Letters

A theme issue by, for, and about Africa

BMJ 2005; 331 doi: https://doi.org/10.1136/bmj.331.7519.779-a (Published 29 September 2005) Cite this as: BMJ 2005;331:779

Collaborative work between Nigeria and UK on breast cancer has been successful

  1. Isaac D Gukas, lecturer (i.gukas{at}uea.ac.uk),
  2. Barbara A Jennings, senior lecturer,
  3. Samuel J Leinster, professor of medical education,
  4. Ian Harvey, professor of epidemiology
  1. School of Medicine, Health Policy and Practice, University of East Anglia, Norwich NR4 7TJ

    EDITOR—Breast cancer is a rapidly emerging disease in Africa.1 It has similar implications for African women as HIV, but it receives little attention in terms of publicity, funding (both overseas and internally), and local research. Affected women are young and poor and present with late stage disease. Five year survival is 5-15% compared with over 60% in developed countries.2 3 The disease is controlled by mutilating surgery. Without prosthetic support, the patient rapidly loses self esteem and may die young.

    We encountered many challenges with research governance in studying the pattern of occurrence and molecular genetic variations of breast cancer in Nigeria and the UK.4 Ethics approval in Nigeria is not well structured. Existing consent forms are generic and do not cover special collaborations such as genetic studies. Tracing patients to request consent for the use of archive material is difficult. Post and telecommunications do not always work. Record keeping and data retrieval have deficiencies. Lack of accurate, supporting databases such as cancer registries,5 population census, and demography make interpretation of research information difficult.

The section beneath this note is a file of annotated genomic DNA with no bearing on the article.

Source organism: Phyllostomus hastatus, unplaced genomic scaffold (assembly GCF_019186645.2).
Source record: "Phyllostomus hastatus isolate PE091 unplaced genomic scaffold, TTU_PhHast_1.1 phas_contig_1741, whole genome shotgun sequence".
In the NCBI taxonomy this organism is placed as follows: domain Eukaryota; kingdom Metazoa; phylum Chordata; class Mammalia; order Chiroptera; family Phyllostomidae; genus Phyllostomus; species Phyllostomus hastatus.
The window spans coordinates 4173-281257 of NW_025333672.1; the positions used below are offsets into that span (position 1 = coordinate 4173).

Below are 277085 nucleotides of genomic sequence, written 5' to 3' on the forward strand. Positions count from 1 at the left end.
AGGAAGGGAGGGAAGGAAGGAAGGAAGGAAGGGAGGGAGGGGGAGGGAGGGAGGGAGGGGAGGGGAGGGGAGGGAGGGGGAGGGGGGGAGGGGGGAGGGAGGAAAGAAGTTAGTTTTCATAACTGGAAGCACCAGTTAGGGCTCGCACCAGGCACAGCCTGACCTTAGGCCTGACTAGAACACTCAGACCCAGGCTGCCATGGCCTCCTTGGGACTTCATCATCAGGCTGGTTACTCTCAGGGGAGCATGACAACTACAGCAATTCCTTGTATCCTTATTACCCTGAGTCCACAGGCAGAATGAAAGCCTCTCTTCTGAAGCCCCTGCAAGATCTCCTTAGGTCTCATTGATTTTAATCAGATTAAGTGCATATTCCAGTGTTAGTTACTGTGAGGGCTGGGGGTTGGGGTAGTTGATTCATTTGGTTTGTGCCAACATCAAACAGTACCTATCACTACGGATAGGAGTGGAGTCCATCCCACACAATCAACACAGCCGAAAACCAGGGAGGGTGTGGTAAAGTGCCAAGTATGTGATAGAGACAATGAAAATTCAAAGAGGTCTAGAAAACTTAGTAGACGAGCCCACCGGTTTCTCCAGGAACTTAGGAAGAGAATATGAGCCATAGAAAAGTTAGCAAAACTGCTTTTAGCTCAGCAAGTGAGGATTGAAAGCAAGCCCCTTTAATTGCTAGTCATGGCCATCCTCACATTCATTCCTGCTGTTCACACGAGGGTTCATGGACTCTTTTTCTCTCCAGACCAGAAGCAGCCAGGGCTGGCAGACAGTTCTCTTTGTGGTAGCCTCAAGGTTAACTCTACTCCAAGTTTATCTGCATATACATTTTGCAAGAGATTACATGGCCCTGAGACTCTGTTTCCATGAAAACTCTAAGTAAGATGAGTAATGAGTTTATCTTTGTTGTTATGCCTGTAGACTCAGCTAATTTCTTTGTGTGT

We collected data from multiple sources to bridge the gap in supporting databases.4 Couriers were used for transporting appropriately package samples as well as messages. To insist that the same ethical requirements of developed countries are to be fulfilled by African collaborators may be impractical. Often, consideration has to be made for the many peculiar situations that exist while still protecting the “best interests” of patients. The safeguard is to plan research that allows for all of these problems rather than to encounter them midway through.

    Footnotes

    • Competing interests IDG was formerly consultant general and breast surgeon at the Plateau State Specialist Hospital, Jos, Nigeria.

    References

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